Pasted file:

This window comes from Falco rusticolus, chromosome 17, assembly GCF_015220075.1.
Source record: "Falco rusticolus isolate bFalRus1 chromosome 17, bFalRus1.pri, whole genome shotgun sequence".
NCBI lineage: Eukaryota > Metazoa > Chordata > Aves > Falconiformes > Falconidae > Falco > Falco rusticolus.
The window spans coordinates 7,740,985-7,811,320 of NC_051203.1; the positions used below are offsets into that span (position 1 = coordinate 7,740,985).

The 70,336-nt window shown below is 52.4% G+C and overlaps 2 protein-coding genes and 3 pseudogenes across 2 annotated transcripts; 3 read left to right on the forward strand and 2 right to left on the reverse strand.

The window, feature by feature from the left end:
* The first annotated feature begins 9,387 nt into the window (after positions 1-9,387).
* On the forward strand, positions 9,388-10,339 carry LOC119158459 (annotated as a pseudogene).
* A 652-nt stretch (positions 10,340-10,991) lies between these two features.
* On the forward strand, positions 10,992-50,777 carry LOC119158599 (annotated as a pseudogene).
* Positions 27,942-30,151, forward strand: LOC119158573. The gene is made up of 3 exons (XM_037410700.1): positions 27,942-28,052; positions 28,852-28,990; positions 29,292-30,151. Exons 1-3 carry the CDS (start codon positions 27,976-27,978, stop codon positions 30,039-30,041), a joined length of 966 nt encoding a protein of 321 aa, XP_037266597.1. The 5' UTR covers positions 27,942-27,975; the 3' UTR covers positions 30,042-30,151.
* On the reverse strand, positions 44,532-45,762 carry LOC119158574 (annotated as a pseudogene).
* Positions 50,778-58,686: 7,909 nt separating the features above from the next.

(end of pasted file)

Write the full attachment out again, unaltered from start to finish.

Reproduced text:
This window comes from Falco rusticolus, chromosome 17, assembly GCF_015220075.1.
Source record: "Falco rusticolus isolate bFalRus1 chromosome 17, bFalRus1.pri, whole genome shotgun sequence".
NCBI lineage: Eukaryota > Metazoa > Chordata > Aves > Falconiformes > Falconidae > Falco > Falco rusticolus.
The window spans coordinates 7,740,985-7,811,320 of NC_051203.1; the positions used below are offsets into that span (position 1 = coordinate 7,740,985).

The 70,336-nt window shown below is 52.4% G+C and overlaps 2 protein-coding genes and 3 pseudogenes across 2 annotated transcripts; 3 read left to right on the forward strand and 2 right to left on the reverse strand.

The window, feature by feature from the left end:
* The first annotated feature begins 9,387 nt into the window (after positions 1-9,387).
* On the forward strand, positions 9,388-10,339 carry LOC119158459 (annotated as a pseudogene).
* A 652-nt stretch (positions 10,340-10,991) lies between these two features.
* On the forward strand, positions 10,992-50,777 carry LOC119158599 (annotated as a pseudogene).
* Positions 27,942-30,151, forward strand: LOC119158573. The gene is made up of 3 exons (XM_037410700.1): positions 27,942-28,052; positions 28,852-28,990; positions 29,292-30,151. Exons 1-3 carry the CDS (start codon positions 27,976-27,978, stop codon positions 30,039-30,041), a joined length of 966 nt encoding a protein of 321 aa, XP_037266597.1. The 5' UTR covers positions 27,942-27,975; the 3' UTR covers positions 30,042-30,151.
* On the reverse strand, positions 44,532-45,762 carry LOC119158574 (annotated as a pseudogene).
* Positions 50,778-58,686: 7,909 nt separating the features above from the next.